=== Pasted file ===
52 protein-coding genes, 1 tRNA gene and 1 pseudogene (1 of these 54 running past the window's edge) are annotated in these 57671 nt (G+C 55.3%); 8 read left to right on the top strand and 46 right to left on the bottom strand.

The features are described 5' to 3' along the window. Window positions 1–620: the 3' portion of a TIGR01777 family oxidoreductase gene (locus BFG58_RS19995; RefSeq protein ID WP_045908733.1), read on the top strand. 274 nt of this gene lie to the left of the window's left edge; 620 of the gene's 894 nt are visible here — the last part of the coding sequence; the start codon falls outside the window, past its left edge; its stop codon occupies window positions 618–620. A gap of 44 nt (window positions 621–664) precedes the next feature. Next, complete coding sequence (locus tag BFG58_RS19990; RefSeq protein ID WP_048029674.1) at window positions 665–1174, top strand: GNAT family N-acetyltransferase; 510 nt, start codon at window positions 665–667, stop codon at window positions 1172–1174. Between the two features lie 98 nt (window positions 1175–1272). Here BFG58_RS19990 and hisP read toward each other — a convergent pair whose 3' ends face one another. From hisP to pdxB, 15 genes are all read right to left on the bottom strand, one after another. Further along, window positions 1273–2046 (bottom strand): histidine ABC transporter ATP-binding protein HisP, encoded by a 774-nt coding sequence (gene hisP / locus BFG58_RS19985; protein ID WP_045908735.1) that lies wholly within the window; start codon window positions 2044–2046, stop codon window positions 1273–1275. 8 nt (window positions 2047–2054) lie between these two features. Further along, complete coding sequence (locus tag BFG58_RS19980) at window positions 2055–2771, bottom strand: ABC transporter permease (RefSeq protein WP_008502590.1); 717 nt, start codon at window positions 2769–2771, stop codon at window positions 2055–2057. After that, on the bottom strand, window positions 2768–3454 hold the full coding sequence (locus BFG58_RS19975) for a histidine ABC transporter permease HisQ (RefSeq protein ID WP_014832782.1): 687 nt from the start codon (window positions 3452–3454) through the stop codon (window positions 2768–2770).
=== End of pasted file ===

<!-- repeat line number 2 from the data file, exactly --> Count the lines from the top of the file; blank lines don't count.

The features are described 5' to 3' along the window. Window positions 1–620: the 3' portion of a TIGR01777 family oxidoreductase gene (locus BFG58_RS19995; RefSeq protein ID WP_045908733.1), read on the top strand. 274 nt of this gene lie to the left of the window's left edge; 620 of the gene's 894 nt are visible here — the last part of the coding sequence; the start codon falls outside the window, past its left edge; its stop codon occupies window positions 618–620. A gap of 44 nt (window positions 621–664) precedes the next feature. Next, complete coding sequence (locus tag BFG58_RS19990; RefSeq protein ID WP_048029674.1) at window positions 665–1174, top strand: GNAT family N-acetyltransferase; 510 nt, start codon at window positions 665–667, stop codon at window positions 1172–1174. Between the two features lie 98 nt (window positions 1175–1272). Here BFG58_RS19990 and hisP read toward each other — a convergent pair whose 3' ends face one another. From hisP to pdxB, 15 genes are all read right to left on the bottom strand, one after another. Further along, window positions 1273–2046 (bottom strand): histidine ABC transporter ATP-binding protein HisP, encoded by a 774-nt coding sequence (gene hisP / locus BFG58_RS19985; protein ID WP_045908735.1) that lies wholly within the window; start codon window positions 2044–2046, stop codon window positions 1273–1275. 8 nt (window positions 2047–2054) lie between these two features. Further along, complete coding sequence (locus tag BFG58_RS19980) at window positions 2055–2771, bottom strand: ABC transporter permease (RefSeq protein WP_008502590.1); 717 nt, start codon at window positions 2769–2771, stop codon at window positions 2055–2057. After that, on the bottom strand, window positions 2768–3454 hold the full coding sequence (locus BFG58_RS19975) for a histidine ABC transporter permease HisQ (RefSeq protein ID WP_014832782.1): 687 nt from the start codon (window positions 3452–3454) through the stop codon (window positions 2768–2770).